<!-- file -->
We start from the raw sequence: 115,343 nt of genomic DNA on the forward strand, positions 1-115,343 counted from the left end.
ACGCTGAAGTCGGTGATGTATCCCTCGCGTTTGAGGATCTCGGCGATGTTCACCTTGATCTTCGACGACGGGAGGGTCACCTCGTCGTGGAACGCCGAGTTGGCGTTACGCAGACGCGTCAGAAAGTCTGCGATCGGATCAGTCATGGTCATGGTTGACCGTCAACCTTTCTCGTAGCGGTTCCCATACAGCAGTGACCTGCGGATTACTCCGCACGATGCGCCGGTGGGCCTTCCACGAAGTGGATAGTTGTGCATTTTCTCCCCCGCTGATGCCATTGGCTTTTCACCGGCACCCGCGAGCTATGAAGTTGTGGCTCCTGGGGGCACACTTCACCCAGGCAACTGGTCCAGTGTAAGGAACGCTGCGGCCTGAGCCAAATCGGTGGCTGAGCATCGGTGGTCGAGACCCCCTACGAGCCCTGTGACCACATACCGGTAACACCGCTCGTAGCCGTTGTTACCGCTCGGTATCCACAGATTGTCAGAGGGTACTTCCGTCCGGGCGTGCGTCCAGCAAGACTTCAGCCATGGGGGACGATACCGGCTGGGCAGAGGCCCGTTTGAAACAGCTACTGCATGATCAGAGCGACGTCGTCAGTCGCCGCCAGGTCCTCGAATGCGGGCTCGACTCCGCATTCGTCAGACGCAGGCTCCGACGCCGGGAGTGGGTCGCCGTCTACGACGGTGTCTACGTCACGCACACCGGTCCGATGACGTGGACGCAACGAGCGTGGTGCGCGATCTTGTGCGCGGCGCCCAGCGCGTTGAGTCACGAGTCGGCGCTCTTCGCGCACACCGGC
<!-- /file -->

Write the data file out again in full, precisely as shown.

We start from the raw sequence: 115,343 nt of genomic DNA on the forward strand, positions 1-115,343 counted from the left end.
ACGCTGAAGTCGGTGATGTATCCCTCGCGTTTGAGGATCTCGGCGATGTTCACCTTGATCTTCGACGACGGGAGGGTCACCTCGTCGTGGAACGCCGAGTTGGCGTTACGCAGACGCGTCAGAAAGTCTGCGATCGGATCAGTCATGGTCATGGTTGACCGTCAACCTTTCTCGTAGCGGTTCCCATACAGCAGTGACCTGCGGATTACTCCGCACGATGCGCCGGTGGGCCTTCCACGAAGTGGATAGTTGTGCATTTTCTCCCCCGCTGATGCCATTGGCTTTTCACCGGCACCCGCGAGCTATGAAGTTGTGGCTCCTGGGGGCACACTTCACCCAGGCAACTGGTCCAGTGTAAGGAACGCTGCGGCCTGAGCCAAATCGGTGGCTGAGCATCGGTGGTCGAGACCCCCTACGAGCCCTGTGACCACATACCGGTAACACCGCTCGTAGCCGTTGTTACCGCTCGGTATCCACAGATTGTCAGAGGGTACTTCCGTCCGGGCGTGCGTCCAGCAAGACTTCAGCCATGGGGGACGATACCGGCTGGGCAGAGGCCCGTTTGAAACAGCTACTGCATGATCAGAGCGACGTCGTCAGTCGCCGCCAGGTCCTCGAATGCGGGCTCGACTCCGCATTCGTCAGACGCAGGCTCCGACGCCGGGAGTGGGTCGCCGTCTACGACGGTGTCTACGTCACGCACACCGGTCCGATGACGTGGACGCAACGAGCGTGGTGCGCGATCTTGTGCGCGGCGCCCAGCGCGTTGAGTCACGAGTCGGCGCTCTTCGCGCACACCGGC